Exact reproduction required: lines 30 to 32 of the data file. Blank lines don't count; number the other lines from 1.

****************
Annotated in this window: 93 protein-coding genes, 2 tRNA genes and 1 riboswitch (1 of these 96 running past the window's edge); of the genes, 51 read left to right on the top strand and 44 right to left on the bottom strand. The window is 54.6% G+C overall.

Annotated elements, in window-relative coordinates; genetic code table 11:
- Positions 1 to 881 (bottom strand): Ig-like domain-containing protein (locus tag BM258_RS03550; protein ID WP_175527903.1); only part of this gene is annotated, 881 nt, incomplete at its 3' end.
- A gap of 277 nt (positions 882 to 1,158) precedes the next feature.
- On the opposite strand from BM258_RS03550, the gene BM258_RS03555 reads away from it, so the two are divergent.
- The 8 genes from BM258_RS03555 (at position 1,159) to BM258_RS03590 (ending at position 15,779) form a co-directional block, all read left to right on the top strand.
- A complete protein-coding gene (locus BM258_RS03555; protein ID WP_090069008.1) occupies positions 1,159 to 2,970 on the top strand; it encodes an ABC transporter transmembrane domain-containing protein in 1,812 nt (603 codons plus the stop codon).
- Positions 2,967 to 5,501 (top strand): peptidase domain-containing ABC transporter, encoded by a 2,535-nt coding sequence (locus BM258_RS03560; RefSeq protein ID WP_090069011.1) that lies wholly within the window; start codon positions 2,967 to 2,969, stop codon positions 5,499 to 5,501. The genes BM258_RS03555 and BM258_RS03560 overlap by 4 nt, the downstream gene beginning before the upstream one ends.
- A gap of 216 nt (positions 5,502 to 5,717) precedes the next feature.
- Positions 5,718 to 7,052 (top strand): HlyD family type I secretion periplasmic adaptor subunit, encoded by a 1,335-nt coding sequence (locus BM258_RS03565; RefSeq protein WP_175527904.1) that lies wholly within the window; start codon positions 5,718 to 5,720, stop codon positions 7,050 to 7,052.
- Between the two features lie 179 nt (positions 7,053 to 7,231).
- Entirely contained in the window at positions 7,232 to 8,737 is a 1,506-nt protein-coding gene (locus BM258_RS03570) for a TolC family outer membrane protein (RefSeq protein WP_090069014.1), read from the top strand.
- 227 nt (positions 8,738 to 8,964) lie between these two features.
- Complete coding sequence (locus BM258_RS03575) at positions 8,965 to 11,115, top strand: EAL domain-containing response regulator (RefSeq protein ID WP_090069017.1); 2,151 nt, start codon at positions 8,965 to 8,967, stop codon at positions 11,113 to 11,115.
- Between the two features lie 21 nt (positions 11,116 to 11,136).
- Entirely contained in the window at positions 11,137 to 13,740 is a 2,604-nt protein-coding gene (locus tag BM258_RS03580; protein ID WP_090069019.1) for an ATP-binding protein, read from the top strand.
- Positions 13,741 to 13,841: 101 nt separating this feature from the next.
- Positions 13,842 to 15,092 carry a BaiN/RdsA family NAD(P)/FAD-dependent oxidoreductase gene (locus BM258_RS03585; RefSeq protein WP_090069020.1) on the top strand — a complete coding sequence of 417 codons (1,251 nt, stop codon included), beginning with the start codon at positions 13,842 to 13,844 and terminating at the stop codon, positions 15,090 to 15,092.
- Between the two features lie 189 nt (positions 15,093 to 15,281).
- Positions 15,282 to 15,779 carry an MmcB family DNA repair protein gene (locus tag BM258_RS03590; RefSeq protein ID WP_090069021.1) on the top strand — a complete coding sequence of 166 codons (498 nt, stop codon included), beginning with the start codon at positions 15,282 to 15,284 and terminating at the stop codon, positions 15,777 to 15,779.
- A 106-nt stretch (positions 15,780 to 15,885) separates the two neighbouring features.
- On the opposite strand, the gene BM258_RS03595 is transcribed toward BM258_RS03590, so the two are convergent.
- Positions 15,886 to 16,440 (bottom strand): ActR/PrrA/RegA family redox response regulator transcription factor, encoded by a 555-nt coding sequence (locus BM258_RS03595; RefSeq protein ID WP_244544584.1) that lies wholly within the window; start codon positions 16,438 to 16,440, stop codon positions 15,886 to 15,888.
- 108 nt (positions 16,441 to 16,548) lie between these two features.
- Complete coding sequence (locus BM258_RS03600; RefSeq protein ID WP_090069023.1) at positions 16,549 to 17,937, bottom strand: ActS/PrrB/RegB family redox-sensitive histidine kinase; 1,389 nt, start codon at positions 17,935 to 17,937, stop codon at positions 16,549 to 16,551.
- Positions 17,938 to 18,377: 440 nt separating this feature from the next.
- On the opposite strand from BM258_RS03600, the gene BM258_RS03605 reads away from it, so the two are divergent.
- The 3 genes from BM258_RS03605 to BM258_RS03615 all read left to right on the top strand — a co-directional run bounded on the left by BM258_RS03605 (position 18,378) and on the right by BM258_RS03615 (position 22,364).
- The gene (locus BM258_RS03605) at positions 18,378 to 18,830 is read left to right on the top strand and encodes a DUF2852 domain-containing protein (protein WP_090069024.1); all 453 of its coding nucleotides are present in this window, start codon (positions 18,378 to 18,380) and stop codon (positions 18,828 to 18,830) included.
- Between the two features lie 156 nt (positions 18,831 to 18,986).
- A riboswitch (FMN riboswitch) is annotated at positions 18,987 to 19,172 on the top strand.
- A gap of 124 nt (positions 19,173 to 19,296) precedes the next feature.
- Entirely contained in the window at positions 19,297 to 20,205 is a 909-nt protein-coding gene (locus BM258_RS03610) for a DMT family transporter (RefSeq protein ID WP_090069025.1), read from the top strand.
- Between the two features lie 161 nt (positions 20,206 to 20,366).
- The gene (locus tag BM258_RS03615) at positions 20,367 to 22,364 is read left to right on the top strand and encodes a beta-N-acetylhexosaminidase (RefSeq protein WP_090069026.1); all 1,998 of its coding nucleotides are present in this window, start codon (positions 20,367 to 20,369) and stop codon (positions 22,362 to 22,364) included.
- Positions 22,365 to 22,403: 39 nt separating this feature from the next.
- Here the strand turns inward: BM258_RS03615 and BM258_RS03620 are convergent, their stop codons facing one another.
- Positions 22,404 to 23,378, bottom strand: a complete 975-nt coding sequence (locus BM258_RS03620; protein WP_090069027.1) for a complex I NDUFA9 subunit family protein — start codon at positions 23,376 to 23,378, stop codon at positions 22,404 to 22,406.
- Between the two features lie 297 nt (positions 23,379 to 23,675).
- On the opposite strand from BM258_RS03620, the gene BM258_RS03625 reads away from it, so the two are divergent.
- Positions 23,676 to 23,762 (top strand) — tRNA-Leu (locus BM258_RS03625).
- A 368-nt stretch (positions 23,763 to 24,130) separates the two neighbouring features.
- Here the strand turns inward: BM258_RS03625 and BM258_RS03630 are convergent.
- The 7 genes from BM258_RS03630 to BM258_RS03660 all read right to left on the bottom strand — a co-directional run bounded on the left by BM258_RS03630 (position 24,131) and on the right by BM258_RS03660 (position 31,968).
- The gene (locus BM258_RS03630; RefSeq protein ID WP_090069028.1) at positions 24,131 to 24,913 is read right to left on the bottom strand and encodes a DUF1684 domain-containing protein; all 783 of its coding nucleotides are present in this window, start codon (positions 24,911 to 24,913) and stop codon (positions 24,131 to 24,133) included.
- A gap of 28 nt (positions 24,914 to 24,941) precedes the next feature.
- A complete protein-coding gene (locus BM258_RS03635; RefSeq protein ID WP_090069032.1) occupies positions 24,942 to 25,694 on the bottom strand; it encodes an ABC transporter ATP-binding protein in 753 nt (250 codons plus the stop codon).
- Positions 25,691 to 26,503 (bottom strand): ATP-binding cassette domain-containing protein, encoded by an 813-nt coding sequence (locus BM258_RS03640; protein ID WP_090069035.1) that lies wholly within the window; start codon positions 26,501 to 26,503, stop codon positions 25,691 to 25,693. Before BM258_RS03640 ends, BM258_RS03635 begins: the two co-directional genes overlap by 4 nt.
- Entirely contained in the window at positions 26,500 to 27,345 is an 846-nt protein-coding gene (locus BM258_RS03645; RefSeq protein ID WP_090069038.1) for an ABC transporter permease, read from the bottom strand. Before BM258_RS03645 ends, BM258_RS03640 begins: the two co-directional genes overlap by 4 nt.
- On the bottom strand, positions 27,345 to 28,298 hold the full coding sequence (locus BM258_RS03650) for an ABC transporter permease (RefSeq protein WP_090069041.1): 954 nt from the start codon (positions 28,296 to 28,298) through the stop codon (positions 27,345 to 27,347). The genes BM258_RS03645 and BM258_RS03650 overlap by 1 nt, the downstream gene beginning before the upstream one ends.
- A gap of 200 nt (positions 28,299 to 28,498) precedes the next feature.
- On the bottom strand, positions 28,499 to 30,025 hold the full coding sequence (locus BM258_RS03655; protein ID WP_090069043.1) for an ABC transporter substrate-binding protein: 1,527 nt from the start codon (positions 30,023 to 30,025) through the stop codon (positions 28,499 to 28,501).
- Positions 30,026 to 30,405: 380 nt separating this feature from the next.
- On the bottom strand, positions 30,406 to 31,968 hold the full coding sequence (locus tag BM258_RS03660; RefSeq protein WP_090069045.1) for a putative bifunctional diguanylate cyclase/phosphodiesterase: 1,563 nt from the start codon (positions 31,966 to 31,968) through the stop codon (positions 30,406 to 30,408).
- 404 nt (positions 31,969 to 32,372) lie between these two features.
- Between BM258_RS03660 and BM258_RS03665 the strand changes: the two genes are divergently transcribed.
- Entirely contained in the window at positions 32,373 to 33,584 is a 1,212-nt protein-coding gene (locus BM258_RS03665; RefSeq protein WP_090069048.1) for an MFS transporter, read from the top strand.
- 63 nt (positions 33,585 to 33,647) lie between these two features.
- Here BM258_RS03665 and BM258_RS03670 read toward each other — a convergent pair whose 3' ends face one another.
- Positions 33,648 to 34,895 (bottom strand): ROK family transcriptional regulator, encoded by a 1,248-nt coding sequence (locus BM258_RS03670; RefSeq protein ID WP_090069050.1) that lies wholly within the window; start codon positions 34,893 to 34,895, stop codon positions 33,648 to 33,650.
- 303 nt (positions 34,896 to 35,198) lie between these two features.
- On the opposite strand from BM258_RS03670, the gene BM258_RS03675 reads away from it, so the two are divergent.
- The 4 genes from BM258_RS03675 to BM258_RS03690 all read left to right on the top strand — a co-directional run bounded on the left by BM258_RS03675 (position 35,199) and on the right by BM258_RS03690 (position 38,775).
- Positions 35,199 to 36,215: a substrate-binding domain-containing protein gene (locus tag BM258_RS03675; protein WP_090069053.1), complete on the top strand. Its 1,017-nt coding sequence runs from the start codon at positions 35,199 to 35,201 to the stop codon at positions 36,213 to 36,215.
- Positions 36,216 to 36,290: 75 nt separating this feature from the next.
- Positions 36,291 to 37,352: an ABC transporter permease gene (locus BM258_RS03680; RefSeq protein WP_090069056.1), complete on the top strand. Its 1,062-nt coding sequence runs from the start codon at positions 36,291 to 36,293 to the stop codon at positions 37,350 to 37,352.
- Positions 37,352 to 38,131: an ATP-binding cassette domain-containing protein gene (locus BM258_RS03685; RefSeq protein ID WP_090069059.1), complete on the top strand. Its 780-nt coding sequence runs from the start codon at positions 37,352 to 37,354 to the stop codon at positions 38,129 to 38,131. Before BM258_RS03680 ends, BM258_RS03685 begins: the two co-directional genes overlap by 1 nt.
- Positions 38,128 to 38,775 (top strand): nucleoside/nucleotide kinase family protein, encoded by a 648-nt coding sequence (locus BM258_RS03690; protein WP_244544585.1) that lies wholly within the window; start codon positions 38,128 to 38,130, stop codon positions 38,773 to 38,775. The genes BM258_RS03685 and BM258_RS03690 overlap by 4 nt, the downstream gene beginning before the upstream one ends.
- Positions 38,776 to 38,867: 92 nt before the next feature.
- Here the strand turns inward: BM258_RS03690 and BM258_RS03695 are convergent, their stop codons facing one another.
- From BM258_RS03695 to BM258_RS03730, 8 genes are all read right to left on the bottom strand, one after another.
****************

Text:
- Between the two features lie 156 nt (positions 18,831 to 18,986).
- A riboswitch (FMN riboswitch) is annotated at positions 18,987 to 19,172 on the top strand.
- A gap of 124 nt (positions 19,173 to 19,296) precedes the next feature.